Thus, for these conditions, the total load transferred into the DSM wall at section AA at the onset of extrusion is 430+0+2,550=2,980 kN according to the conservative assumptions and 1,000+792+2,550=4,342 kN according to the less conservative assumptions. Thus, the mobilized shear strength, τDSM, in the DSM wall at section AA is (2,980 kN)/(0.45 m)(13 m)=509 kPa according to the conservative assumptions and (4,342 kN)/ (0.45 m) (13 m)!=742 kPa according to the less conservative assumptions.

Therefore, the strength that can be mobilized on plane AA according to mode 2 (extrusion) for the conservative assumptions is given by: ##EQU4## The strength that can be mobilized on plane AA according to mode 2 for the less conservative assumptions is given by: ##EQU5##

The critical failure mode is determined by comparing the mode 1 and mode 2 results as shown in the table below. For the conservative assumptions, the critical failure mode is mode 2, and the strength that can be mobilized on plane AA is 193 kPa. For the less conservative assumptions, the critical failure mode is mode 1, and the strength that can be mobilized on plane AA is 221 kPa. The table also presents the results for d=3 meters. It can be seen that the larger the block of extruded soil, the more likely it is that mode 1 (composite shear) will control.

______________________________________Strength That Can Be Mobilizedon Plane AA (kPa)Conservative Assumptions              Less Conservative AssumptionsThick- Mode 1,  Mode 2,       Mode 1, Mode 2,ness, Composite          Extru-  Critical                        Composite                                Extru-                                      Criticald (m) Shear    sion    Mode  Shear   sion  Mode______________________________________2     221      193     193   221     263   2213     221      259     221   221     329   221______________________________________

The procedures described above were applied to the continuous DSM wall geometry and to the staggered DSM column geometry using both the conservative and the less conservative assumptions described above. In all cases, values of suDSM equal to 300, 600, and 1,000 kPa were used. The resulting composite shear strengths are shown in FIGS. 16-19. As shown in FIGS. 16-17, the results for the conservative assumptions indicate that mode 2 (extrusion) controls in the upper portion of the upper soil layer. The thickness of the upper soil controlled by extrusion increases as the DSM strength increases. Also, the thickness controlled by extrusion is greater for the continuous wall arrangement than it is for the staggered panel arrangement. The results for the less conservative assumptions, as shown in FIGS. 18-19, indicate that extrusion controls the available strength to greater depths when the more conservative assumptions are employed. These results are summarized in the table below. The values of extrusion-controlled (mode 2) strength and the depths at which this mode controls were used in the analysis of the overall slope stability.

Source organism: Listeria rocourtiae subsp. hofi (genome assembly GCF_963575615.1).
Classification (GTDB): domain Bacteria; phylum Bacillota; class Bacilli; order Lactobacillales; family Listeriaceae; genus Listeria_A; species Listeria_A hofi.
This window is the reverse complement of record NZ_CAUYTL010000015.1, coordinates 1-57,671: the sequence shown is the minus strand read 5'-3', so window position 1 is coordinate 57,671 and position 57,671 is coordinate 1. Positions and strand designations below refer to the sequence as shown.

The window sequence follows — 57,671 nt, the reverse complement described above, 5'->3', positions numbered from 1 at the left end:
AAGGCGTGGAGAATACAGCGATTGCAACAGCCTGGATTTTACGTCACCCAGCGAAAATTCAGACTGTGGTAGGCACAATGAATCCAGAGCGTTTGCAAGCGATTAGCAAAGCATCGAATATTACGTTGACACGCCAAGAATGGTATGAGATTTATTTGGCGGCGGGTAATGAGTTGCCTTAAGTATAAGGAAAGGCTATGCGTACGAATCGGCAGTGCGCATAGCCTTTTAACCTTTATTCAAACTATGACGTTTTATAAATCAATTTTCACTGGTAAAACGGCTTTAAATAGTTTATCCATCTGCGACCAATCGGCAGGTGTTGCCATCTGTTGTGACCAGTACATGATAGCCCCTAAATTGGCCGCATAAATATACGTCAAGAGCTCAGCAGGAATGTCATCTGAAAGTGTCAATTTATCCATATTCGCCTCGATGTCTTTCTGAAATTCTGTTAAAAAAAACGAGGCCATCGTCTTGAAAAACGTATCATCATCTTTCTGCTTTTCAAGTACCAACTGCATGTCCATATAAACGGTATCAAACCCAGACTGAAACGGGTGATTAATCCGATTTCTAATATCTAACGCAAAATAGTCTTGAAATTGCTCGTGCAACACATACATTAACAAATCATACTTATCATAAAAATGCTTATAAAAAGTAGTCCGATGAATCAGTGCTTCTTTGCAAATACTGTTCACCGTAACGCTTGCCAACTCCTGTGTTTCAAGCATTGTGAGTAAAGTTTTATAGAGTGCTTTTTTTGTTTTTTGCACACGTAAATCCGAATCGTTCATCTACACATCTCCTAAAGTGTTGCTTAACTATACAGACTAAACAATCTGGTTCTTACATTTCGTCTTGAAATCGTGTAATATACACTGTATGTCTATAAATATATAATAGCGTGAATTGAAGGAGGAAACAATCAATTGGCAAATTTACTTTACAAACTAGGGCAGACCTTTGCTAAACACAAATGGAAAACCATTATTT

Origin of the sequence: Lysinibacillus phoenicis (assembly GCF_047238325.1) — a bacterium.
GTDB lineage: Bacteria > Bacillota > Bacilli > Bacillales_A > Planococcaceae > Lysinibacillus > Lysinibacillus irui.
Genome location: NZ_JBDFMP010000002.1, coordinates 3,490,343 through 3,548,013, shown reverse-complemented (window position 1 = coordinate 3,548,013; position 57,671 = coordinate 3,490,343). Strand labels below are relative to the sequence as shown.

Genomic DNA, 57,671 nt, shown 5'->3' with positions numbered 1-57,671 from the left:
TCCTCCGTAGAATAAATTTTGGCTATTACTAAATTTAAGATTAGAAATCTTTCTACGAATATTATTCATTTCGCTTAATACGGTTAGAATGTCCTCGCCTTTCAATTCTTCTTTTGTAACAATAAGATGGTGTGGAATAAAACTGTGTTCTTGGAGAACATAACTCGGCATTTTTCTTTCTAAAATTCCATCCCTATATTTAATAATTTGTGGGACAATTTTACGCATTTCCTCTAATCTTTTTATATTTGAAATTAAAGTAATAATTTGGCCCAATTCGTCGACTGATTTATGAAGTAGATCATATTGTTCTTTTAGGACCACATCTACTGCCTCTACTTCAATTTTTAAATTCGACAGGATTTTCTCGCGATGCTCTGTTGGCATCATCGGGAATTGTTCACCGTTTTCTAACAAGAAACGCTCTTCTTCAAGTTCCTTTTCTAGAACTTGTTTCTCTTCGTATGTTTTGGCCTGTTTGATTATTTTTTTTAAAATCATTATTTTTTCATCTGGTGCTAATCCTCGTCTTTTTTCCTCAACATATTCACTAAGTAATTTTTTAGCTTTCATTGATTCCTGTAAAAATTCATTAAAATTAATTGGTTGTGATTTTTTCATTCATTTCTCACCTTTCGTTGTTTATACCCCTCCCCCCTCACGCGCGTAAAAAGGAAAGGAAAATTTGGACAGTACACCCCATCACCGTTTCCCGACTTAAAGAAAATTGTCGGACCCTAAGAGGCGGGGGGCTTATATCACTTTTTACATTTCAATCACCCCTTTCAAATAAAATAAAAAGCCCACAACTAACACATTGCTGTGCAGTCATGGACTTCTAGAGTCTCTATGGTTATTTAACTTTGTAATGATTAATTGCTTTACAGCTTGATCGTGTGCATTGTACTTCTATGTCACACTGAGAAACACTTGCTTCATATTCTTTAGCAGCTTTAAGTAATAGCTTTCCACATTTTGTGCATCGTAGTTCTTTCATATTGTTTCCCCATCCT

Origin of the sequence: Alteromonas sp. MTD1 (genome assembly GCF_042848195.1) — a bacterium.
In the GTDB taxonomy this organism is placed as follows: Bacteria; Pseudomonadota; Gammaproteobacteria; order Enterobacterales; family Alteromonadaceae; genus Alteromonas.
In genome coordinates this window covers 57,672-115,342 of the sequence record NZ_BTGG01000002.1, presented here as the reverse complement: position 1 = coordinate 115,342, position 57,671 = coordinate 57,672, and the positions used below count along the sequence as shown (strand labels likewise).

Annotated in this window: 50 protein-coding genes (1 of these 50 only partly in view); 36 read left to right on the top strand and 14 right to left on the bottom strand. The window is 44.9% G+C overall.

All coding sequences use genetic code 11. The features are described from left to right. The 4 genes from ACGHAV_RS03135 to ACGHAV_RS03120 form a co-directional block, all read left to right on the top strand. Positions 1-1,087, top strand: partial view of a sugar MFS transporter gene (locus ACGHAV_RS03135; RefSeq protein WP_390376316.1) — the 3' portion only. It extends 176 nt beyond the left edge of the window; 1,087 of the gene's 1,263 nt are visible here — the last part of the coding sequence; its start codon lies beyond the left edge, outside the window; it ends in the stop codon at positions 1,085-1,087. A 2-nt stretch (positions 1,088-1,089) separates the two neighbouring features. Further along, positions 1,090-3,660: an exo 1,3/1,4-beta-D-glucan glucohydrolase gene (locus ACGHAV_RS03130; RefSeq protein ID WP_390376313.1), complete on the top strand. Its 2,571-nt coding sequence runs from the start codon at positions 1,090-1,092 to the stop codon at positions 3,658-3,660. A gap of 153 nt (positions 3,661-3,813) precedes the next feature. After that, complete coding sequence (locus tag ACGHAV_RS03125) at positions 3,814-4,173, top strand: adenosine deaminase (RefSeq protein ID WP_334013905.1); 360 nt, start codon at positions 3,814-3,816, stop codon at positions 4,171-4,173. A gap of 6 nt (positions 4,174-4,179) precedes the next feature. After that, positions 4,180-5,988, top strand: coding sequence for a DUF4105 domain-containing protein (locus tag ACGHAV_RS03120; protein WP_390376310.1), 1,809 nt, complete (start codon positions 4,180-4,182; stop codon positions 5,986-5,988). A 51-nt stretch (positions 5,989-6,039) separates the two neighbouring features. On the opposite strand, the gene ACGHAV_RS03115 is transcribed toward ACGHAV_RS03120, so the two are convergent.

__________________________________________________________________________Continuoue Walls      Staggered Panels          Full Composite         Full          Strength               Composite   Extrusion   in the Upper                 Extrusion                          Thickness of                                 Strength   Controlled   Thickness of          Clay Layer                 Controlled                          Upper Clay                                 in the Upper   Composite   Upper Clay          Below the                 Composite                          Below Which                                 Clay Layer   Strength   Below Which          Extrusion-                 Strength Extrusion                                 Below theSu,   at Top   Extrusion          Controlled                 at Top of                          No Longer                                 ExtrusionDSM   of Upper   No Longer          Thickness                 Uper Clay                          Controls                                 Controlled(kPa)   Clay (kPa)   Controls (m)          (kPa)  (kPa)    (m)    Thickness (kPa)__________________________________________________________________________a) Conservative Assumptions 300    63  1.0    131     74      0.4    123 600    63  2.4    221     74      1.1    2041000    63  4.2    341     74      2.1    312b) Less Conservative Assumptions 300   132  0.0    131    159      0.0    123 600   132  1.3    221    159      0.4    2041000   132  3.2    341    159      1.3    312__________________________________________________________________________

Slope stability analyses were performed using Spencer's method as implemented by computer software and are shown in the table below. Analyses were performed for cases in which only mode 1 (composite shear) was allowed and cases in which mode 2 (extrusion) was permitted. The analysis results are summarized in the table below. For the conservative assumptions, mode 1 controls when the DSM shear strength is 300 kPa, and mode 2 controls when the DSM shear strength is 600 kPa and 1,000 kPa. The transition occurs at a DSM element strength of about 380 kPa for the parallel walls and about 550 kPa for the staggered columns. For the less conservative assumptions with the parallel walls, mode 1 controls when the DSM element strength is 300 kPa and 600 kPa, and mode 2 controls when the DSM strength is 1,000 kPa. The transition occurs at a DSM element strength of about 940 kPa. For the less conservative assumptions with the staggered columns, mode 1 controls for all three DSM element strengths analyzed.